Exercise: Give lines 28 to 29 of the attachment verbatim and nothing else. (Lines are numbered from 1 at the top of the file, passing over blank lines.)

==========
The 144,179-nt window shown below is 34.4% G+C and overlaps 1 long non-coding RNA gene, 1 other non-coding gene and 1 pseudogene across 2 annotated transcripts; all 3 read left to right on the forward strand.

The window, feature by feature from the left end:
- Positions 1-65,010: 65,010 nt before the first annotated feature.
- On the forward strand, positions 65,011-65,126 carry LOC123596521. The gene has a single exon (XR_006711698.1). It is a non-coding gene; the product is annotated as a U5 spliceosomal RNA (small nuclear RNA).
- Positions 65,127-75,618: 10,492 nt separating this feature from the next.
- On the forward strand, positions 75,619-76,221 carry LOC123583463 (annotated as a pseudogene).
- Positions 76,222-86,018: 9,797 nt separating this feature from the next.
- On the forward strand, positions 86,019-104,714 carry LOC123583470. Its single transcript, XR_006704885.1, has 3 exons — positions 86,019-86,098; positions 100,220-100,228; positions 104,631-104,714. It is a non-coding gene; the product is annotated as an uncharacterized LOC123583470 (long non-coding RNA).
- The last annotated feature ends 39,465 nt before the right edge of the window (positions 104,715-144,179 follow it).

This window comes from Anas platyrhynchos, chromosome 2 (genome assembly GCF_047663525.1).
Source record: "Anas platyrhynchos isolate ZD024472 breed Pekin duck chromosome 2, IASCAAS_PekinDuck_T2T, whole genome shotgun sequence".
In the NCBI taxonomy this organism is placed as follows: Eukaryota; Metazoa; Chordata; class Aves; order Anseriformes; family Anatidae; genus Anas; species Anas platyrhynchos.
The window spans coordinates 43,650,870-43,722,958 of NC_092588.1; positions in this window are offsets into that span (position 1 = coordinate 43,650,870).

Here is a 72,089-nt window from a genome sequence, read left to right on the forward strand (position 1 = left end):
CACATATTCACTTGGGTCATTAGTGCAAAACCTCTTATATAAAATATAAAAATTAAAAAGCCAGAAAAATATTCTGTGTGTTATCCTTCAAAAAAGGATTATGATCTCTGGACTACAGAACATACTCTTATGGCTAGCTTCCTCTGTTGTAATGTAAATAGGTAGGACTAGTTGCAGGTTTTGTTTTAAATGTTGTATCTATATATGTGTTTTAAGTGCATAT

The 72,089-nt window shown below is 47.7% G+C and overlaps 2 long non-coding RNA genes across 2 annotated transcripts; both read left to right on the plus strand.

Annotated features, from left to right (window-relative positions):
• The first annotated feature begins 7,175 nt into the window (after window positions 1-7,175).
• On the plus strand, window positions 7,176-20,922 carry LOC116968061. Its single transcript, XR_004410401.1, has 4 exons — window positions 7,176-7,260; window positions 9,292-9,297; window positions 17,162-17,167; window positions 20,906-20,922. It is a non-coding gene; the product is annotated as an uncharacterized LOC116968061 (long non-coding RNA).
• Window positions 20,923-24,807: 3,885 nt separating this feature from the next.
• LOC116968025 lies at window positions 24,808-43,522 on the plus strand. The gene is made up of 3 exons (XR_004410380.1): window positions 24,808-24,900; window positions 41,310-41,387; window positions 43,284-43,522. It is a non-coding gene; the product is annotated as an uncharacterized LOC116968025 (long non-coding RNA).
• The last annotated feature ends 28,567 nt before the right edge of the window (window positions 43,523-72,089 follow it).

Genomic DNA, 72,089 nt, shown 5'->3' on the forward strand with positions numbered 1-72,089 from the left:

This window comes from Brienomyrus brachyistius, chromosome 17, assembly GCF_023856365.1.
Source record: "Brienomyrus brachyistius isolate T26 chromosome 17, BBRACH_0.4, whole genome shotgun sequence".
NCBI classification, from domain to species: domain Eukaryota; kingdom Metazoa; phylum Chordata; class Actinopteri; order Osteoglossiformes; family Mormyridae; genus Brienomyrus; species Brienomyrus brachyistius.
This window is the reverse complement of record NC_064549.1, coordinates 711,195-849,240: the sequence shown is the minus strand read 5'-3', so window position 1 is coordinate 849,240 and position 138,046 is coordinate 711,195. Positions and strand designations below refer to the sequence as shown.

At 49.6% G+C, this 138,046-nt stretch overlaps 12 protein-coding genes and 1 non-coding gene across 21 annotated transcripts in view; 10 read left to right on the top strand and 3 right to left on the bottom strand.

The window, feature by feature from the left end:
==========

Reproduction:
At 49.6% G+C, this 138,046-nt stretch overlaps 12 protein-coding genes and 1 non-coding gene across 21 annotated transcripts in view; 10 read left to right on the top strand and 3 right to left on the bottom strand.

The window, feature by feature from the left end: